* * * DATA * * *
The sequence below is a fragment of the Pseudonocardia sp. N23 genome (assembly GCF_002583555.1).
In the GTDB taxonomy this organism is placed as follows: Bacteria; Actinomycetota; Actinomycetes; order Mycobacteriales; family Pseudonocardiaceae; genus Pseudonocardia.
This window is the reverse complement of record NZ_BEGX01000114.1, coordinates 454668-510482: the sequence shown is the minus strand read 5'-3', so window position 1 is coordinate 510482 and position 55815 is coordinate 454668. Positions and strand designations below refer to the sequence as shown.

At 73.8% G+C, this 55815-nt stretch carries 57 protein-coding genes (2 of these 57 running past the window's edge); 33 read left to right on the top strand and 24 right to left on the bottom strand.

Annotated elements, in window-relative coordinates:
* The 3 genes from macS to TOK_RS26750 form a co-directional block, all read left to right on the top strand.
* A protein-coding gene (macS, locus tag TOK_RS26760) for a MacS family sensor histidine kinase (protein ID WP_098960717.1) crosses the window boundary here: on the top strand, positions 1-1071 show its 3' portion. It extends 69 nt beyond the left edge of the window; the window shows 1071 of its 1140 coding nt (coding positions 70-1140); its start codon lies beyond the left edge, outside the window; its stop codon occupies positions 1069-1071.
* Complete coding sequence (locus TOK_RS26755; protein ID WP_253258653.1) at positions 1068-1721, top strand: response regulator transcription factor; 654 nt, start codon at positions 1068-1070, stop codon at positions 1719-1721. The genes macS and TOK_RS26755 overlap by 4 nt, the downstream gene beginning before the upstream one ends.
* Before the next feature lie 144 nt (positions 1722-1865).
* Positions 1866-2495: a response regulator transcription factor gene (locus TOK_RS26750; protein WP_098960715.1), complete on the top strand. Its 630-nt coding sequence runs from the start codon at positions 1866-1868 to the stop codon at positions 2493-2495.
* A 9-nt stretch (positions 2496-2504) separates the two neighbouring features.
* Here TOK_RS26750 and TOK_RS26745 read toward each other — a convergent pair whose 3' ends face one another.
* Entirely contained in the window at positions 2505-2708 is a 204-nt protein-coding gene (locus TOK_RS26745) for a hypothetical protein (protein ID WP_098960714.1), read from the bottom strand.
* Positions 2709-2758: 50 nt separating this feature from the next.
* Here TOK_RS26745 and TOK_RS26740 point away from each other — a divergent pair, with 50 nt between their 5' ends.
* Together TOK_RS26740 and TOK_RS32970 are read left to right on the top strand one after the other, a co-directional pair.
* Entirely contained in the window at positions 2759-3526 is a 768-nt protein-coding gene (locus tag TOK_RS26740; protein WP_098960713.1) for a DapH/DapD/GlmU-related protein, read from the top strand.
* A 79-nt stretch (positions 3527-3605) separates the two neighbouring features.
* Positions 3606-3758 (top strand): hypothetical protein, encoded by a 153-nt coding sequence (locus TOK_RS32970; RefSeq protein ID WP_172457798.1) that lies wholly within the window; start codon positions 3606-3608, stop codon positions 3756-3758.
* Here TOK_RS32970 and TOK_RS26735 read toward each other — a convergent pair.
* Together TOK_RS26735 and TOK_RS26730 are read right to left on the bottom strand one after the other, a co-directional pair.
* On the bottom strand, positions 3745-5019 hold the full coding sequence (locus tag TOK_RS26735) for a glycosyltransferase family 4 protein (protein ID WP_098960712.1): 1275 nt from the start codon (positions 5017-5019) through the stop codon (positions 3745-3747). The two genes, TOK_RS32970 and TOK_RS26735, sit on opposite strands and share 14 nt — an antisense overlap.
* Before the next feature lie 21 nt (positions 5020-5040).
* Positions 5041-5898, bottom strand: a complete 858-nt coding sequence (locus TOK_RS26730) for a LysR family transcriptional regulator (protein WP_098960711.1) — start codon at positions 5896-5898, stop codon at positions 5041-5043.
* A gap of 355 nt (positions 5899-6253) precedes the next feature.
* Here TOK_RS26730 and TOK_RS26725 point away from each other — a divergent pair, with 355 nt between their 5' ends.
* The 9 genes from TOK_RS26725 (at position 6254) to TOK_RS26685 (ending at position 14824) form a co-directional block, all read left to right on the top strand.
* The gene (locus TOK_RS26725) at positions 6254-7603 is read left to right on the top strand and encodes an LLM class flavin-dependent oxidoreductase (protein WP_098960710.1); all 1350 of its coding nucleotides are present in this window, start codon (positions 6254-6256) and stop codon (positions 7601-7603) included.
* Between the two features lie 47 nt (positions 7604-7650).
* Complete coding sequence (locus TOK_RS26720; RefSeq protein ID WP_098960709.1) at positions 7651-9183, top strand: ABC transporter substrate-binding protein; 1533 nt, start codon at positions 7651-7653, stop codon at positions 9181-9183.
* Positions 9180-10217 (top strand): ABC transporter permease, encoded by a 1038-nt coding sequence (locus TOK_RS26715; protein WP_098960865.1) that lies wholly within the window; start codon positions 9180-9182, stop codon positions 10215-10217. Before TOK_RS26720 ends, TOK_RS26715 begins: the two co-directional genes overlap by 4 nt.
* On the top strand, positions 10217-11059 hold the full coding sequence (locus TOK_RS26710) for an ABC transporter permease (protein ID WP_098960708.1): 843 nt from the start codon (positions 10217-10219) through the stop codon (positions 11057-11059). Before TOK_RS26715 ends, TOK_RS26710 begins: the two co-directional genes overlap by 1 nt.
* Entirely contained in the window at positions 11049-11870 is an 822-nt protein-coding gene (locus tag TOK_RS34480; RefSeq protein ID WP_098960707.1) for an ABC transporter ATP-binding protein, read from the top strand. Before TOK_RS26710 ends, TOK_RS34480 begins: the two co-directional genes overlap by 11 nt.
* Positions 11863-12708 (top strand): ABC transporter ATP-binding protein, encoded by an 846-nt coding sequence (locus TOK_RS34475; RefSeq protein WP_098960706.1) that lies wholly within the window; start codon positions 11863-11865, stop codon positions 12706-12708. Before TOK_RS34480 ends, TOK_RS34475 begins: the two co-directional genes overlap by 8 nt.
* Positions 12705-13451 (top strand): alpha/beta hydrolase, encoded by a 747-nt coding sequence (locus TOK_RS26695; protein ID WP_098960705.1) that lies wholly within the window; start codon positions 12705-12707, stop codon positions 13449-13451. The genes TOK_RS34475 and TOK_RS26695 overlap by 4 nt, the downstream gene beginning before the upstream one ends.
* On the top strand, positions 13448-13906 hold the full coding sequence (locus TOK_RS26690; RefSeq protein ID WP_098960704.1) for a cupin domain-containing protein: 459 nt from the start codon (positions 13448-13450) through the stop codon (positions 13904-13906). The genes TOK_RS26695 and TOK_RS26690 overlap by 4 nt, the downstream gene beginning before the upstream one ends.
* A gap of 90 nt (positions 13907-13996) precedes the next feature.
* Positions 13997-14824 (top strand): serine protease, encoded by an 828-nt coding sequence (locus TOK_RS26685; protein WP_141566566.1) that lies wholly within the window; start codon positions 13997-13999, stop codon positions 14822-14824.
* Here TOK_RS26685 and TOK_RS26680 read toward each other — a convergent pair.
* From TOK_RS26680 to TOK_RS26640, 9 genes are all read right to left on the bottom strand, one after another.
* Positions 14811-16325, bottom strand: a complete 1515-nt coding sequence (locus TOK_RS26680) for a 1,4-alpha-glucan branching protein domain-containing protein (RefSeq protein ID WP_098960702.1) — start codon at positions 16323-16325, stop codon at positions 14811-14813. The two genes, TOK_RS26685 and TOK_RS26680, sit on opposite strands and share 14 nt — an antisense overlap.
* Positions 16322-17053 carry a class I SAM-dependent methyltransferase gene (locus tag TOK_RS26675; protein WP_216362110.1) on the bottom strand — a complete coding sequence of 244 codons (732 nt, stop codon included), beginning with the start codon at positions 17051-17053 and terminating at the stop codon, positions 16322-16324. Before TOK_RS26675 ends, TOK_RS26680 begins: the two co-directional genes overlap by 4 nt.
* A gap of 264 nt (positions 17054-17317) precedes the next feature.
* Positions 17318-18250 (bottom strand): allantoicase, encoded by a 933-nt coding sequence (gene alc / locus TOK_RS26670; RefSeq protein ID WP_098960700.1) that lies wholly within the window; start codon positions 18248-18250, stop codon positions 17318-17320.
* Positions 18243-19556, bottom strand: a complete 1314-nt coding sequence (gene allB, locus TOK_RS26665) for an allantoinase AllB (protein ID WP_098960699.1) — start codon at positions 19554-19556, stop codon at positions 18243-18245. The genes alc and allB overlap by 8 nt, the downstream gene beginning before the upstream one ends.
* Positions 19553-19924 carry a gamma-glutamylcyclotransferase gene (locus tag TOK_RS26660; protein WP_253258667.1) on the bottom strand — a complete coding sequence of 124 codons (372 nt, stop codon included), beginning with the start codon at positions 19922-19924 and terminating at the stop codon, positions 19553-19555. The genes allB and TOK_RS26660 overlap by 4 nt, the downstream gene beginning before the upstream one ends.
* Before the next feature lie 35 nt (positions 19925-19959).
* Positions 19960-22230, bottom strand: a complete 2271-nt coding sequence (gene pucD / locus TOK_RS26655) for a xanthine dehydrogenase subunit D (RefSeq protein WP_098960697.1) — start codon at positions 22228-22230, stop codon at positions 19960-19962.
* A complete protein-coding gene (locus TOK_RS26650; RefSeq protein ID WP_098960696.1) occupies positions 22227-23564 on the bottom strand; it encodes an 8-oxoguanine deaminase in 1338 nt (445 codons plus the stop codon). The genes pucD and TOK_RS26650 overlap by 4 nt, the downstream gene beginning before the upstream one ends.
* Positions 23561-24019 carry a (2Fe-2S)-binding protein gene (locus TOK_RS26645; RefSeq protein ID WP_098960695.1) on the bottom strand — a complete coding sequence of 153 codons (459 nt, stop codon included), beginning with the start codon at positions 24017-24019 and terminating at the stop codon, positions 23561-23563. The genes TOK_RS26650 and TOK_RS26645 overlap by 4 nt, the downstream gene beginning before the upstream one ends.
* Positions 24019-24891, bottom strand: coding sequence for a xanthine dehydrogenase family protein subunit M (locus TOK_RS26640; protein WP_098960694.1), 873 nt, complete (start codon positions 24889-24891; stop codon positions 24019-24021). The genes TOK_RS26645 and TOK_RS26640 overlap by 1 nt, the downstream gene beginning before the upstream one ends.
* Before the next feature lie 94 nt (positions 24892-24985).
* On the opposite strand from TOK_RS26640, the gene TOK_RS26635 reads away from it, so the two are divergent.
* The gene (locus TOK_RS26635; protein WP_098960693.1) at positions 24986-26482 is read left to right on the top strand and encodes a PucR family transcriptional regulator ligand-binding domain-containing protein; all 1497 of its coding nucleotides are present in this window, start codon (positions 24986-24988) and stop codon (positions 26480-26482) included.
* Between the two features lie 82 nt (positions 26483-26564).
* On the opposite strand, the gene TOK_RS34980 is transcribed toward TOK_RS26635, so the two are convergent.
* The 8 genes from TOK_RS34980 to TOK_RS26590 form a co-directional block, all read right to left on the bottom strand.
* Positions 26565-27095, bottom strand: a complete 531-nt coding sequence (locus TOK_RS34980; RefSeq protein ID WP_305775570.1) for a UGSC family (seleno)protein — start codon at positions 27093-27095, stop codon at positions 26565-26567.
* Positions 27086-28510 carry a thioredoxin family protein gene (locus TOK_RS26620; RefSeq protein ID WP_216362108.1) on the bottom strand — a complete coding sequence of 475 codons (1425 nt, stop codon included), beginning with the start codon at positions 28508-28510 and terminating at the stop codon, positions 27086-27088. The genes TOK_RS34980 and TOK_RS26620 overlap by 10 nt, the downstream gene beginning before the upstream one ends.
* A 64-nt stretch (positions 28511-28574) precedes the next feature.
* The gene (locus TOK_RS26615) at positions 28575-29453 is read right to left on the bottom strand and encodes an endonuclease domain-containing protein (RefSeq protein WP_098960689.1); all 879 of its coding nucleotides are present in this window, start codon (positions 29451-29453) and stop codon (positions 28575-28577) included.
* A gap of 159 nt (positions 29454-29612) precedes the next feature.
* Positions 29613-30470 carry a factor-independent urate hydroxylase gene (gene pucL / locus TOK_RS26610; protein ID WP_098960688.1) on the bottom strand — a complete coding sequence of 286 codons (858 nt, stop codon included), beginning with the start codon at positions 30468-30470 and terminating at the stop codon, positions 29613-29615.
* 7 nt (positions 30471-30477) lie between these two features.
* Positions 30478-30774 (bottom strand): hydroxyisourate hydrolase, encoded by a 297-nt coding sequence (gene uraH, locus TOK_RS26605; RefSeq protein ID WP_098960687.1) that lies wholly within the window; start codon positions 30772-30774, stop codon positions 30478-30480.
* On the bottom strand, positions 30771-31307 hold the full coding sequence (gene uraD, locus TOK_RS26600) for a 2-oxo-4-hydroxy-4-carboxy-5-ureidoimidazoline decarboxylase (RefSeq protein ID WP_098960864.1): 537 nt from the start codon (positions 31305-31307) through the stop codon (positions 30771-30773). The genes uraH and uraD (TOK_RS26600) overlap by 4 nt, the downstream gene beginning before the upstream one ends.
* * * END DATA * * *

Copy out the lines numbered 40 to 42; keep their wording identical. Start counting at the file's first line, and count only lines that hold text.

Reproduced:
* From TOK_RS26680 to TOK_RS26640, 9 genes are all read right to left on the bottom strand, one after another.
* Positions 14811-16325, bottom strand: a complete 1515-nt coding sequence (locus TOK_RS26680) for a 1,4-alpha-glucan branching protein domain-containing protein (RefSeq protein ID WP_098960702.1) — start codon at positions 16323-16325, stop codon at positions 14811-14813. The two genes, TOK_RS26685 and TOK_RS26680, sit on opposite strands and share 14 nt — an antisense overlap.
* Positions 16322-17053 carry a class I SAM-dependent methyltransferase gene (locus tag TOK_RS26675; protein WP_216362110.1) on the bottom strand — a complete coding sequence of 244 codons (732 nt, stop codon included), beginning with the start codon at positions 17051-17053 and terminating at the stop codon, positions 16322-16324. Before TOK_RS26675 ends, TOK_RS26680 begins: the two co-directional genes overlap by 4 nt.